DC's long-simmering statehood push begins in Congress
WASHINGTON (AP) — Washington, D.C.’s bid for statehood finally got a congressional hearing Monday, but Mayor Muriel Bowser’s clashes with Republicans on the panel made clear that the issue is far from settled.
Republicans accused Democrats of a cynical power play, claimed statehood was never the intention of the country’s Founding Fathers, and insisted that Congress doesn’t even have the right to grant statehood to D.C.
Bowser argued that Washingtonians’ lack of representation in Congress was “one of the remaining glaring civil rights issues of our time.”
Supporters of D.C.’s quest for statehood believe the time is right to bring the long-simmering and racially charged idea to fruition. It would give D.C. two senators and a fully voting member of the House. The District historically votes Democratic.
“We dare to believe that D.C. statehood is on the horizon,” said the District’s long-serving, nonvoting delegate, Eleanor Holmes Norton, who wrote the bill and said it has overwhelming support in the House.
Bowser spent much of Monday’s four-hour hearing by the House oversight committee in a series of sometimes pointed exchanges with Republican committee members.
Rep. Jody Hice, R-Ga., repeatedly interrupted Bowser’s answers, at one point saying, “You completely answered my question, so please don’t continue.”
Rep. Glenn Grothman, R-Wis., also interrupted Bowser’s responses, then told the committee chair he would change the subject because “she won’t answer this.”
Bowser heatedly replied, “SHE is happy to answer your question.”
Rep. Andrew Clyde, R-Ga., sought to subvert the District’s “taxation without representation” slogan that adorns local license plates. He asked Bowser if District residents would be OK with the current situation if they didn’t have to pay federal taxes — similar to the residents of Puerto Rico or American Samoa.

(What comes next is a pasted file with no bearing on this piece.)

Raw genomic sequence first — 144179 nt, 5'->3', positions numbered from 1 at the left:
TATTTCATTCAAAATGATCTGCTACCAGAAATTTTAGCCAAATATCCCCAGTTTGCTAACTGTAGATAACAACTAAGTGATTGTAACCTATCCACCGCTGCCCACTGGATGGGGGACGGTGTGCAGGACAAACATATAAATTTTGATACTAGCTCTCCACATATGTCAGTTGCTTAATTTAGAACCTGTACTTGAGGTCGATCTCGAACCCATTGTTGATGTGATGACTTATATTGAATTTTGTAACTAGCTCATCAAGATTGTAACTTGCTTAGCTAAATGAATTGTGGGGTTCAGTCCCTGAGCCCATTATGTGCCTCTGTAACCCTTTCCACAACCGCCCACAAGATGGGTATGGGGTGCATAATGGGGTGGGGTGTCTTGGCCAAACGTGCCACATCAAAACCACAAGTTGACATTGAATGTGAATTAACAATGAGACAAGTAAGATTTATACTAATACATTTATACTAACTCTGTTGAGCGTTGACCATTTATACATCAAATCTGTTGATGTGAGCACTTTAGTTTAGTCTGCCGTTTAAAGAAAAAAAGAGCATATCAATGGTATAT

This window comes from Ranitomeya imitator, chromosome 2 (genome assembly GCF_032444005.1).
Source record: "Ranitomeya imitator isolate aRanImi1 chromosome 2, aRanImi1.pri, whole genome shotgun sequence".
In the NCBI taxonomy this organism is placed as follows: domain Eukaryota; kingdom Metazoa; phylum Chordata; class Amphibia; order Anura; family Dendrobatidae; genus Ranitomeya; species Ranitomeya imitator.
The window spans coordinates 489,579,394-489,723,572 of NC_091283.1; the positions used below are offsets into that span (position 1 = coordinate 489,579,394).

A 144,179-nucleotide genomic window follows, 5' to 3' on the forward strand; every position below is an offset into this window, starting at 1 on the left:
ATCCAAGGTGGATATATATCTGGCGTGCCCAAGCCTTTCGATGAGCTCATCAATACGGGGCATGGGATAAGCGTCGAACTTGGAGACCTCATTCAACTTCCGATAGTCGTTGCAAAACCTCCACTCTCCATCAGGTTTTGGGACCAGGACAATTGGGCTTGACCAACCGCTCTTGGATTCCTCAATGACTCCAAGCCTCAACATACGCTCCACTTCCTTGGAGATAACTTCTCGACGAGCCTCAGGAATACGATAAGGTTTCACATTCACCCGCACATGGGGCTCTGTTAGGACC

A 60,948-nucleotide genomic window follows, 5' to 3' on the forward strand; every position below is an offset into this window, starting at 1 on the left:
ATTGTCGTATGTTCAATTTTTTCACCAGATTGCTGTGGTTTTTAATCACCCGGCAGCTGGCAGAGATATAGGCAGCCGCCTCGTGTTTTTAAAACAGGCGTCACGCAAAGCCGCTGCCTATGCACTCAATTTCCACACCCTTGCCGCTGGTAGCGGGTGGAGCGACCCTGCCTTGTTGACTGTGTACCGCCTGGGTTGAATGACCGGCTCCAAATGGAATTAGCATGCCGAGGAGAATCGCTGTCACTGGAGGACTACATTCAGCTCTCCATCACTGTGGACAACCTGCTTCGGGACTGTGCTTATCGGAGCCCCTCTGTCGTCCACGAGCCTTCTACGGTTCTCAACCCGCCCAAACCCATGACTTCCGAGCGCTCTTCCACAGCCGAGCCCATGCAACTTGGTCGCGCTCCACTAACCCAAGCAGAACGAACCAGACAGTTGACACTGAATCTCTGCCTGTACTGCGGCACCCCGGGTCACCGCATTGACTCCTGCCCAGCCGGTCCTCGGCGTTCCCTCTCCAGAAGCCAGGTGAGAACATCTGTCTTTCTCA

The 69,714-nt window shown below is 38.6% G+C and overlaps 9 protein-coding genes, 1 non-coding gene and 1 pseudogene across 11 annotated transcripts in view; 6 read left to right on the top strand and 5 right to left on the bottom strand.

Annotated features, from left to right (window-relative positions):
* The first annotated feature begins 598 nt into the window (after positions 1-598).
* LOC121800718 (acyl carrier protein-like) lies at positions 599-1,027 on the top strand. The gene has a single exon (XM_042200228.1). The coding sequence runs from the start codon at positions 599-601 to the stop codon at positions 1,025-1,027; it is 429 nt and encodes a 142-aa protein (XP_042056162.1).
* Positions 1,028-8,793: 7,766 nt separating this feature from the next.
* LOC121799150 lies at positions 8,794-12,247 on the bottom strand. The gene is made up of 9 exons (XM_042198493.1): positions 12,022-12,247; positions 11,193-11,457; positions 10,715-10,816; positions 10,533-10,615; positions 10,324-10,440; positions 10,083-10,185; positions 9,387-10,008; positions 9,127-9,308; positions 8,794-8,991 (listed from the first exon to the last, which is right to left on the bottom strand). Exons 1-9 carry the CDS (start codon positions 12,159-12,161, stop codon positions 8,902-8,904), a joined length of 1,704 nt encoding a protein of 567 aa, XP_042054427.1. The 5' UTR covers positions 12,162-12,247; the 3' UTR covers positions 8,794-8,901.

“The District is proud to pay its fair share of taxes,” she said. “We’re not trying to shirk our responsibilities.”
Monday’s contentious hearing provided a preview of a debate that may come to dominate the national political discourse. The racially charged subtext was impossible to miss: Washington’s Black Lives Matter affiliate live-tweeted the hearing. The local BLM chapter is a longtime critic of Bowser, but found itself allied with her for the day, accusing Hice at one point of “grasping at racist straws.”
Rep. Ayanna Pressley, D-Mass., a committee member, noted that although D.C. is no longer majority Black, at 46%, it would immediately become the blackest state in the country. “D.C. statehood is a racial-justice issue,” she said.
Republicans on the panel leaned heavily on the testimony of Zack Smith, a legal fellow with the Heritage Foundation, a conservative think tank. Smith said Congress does have the authority to admit new states, but in his analysis this authority would be irrelevant for the unique case of Washington since the federal district was described and created in Article 1 of the Constitution itself. Therefore, Smith argued, the normal congressional route to statehood is invalid and it can only be achieved through a constitutional amendment.